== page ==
Friday, February 22, 2019

Wednesday, February 20, 2019

What stones are like.

The colourful pattern of living material that grows on stone is ‘lichen-elegy’. It remembers for us the merits of stones we might have long forgotten.

Tuesday, February 19, 2019

Monday, February 18, 2019

Time Lapsing Lichen

Imagine if you had the time and were patient enough to watch lichen growing on rocks.

Sunday, February 17, 2019

Saturday, February 16, 2019

Flat to the fireplace

Think about it. If you we’re thinking about remounting that ‘flat to the wall’ back up there, after youve had that newly-built,‘real stone’ fireplace put in, what’s the likelihood you’d find anything better to watch on the screen anyway, than the beautiful stonework behind it? Okay,you might need to see some antlers on the TV too.

Friday, February 15, 2019

As high as we’ve gone so far

Here’s the outside or the hexagonal temple (hexatemple) so far.
Below shows the inside scoop.

Photos by Sean Adcock

Thursday, February 14, 2019

I ❤️ Rocks

Big ones, small ones
Fat ones, tall ones

Heavy ones, light ones
Dull ones, bright ones 

Weighty rocks, hard to lift
Pebbly ones, that fingers sift

Flat ones and ugly ones  
Smooth ones and rugged ones

Square ones, round ones
Tossed ones, found ones

Faceless or faceted'
Time worn ones, or just blasted

Polished ones and precious stones
Fosiled ones with tiny bones

Layered ones with veins and stripes
Building stones of different types

Perfect ones for building walls
Or awkward ones to use at all  

Boulders stretching out for many miles
or gathered stones in tiny piles

Always do I think about 'em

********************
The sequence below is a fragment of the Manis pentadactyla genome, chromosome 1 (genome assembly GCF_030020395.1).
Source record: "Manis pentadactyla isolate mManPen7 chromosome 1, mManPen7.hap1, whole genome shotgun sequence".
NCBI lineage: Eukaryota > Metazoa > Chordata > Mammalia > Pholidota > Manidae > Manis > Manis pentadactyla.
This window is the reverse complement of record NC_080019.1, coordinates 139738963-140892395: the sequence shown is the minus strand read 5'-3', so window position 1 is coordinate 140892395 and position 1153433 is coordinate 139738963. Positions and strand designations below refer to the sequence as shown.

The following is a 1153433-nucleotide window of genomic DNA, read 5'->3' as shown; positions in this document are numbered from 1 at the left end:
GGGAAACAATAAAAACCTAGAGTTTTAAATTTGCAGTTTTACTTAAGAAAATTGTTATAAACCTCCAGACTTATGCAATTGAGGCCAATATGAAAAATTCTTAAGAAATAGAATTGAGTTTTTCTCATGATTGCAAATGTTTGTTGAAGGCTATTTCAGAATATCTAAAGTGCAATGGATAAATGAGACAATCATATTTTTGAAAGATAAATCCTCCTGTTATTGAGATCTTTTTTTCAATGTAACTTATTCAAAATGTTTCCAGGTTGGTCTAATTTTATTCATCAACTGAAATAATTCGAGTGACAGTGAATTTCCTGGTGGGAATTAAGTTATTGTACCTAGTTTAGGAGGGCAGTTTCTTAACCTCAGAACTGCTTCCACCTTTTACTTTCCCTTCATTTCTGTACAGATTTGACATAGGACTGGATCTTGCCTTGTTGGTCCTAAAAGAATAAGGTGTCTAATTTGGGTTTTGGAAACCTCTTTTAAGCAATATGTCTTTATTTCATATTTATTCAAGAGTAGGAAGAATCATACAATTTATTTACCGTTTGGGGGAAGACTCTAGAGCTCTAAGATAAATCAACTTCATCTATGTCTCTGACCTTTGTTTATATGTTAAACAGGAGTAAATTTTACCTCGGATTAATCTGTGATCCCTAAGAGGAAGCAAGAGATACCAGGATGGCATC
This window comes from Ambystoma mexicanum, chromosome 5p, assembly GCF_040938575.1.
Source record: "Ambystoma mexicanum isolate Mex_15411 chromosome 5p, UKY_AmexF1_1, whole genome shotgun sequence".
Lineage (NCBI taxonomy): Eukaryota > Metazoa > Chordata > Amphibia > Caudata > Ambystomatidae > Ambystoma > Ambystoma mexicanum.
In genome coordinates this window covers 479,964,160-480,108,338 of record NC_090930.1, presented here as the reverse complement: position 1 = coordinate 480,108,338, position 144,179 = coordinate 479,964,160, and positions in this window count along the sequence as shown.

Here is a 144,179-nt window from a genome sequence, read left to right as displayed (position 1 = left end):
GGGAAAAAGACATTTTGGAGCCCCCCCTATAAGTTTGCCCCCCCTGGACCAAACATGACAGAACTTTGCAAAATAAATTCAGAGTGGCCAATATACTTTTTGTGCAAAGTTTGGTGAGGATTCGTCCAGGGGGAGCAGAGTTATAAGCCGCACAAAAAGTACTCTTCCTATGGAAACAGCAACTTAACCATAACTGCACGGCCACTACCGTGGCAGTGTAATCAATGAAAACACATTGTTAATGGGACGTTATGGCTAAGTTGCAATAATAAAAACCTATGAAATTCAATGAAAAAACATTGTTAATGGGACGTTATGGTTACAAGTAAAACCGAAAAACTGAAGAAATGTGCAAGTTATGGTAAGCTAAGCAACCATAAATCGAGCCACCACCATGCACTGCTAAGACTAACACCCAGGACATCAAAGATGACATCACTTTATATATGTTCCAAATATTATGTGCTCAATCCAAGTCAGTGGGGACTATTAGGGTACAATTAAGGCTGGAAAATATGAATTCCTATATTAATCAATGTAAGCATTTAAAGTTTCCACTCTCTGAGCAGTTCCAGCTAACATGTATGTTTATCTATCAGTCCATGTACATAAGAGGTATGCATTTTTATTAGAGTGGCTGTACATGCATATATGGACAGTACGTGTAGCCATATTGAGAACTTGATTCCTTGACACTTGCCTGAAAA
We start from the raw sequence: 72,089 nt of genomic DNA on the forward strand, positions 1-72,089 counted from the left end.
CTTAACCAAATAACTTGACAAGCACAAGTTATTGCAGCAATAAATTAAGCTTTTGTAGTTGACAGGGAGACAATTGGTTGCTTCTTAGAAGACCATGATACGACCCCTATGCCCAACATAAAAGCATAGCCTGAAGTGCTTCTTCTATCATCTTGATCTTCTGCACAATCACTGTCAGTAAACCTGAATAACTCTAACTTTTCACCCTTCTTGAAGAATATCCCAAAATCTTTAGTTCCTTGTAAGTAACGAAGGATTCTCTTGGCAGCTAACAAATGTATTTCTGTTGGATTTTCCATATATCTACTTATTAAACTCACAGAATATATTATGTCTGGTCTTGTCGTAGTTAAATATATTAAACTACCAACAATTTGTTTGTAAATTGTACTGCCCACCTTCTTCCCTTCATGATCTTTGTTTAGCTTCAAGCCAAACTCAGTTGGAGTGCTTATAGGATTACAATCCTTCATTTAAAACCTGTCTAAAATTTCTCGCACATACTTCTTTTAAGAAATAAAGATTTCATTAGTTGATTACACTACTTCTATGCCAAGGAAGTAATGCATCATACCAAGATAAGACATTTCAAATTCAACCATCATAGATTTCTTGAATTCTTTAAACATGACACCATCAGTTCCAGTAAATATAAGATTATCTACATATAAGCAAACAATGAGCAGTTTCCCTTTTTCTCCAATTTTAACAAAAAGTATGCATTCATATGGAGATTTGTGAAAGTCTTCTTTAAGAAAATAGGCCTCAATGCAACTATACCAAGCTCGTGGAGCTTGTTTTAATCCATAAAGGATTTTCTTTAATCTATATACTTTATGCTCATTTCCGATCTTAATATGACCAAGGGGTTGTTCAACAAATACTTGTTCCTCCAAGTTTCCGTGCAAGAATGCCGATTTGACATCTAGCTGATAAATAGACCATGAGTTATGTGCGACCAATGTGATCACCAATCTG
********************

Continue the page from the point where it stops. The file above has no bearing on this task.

And what 
would I do 
without them.

There'd be no shores, no mountain tops
No cliffs, no canyons, no stone outcrops
No quarry yards with tons of stone
Just emptiness, a rockless home 

There'd be no stuff to make concrete
To build our buildings and our streets
No beach with smooth stones fun to find
No gems or minerals to be mined
Fields and forests would all be bare
No lichen covered moss rocks there

How do I love rocks? Let me count the ways.
I love them to their depth and breadth and height
A stone can reach where nought else might
For they end up being such ideal shapes.
I love them in great Teutonic plates
Most quiet forms, that speak their wisdom thus
I love them freely, and love how they love us
I love them purely, in tumbled mass
I love them in the way they last and last
In my old griefs, and with my childhood's faith.
I love them with a love I seemed to lose
With my hurried ways---and misspent youth
I love them in their simple life --- and, if they choose,
I shall but somehow put some to even better use.

Tuesday, February 12, 2019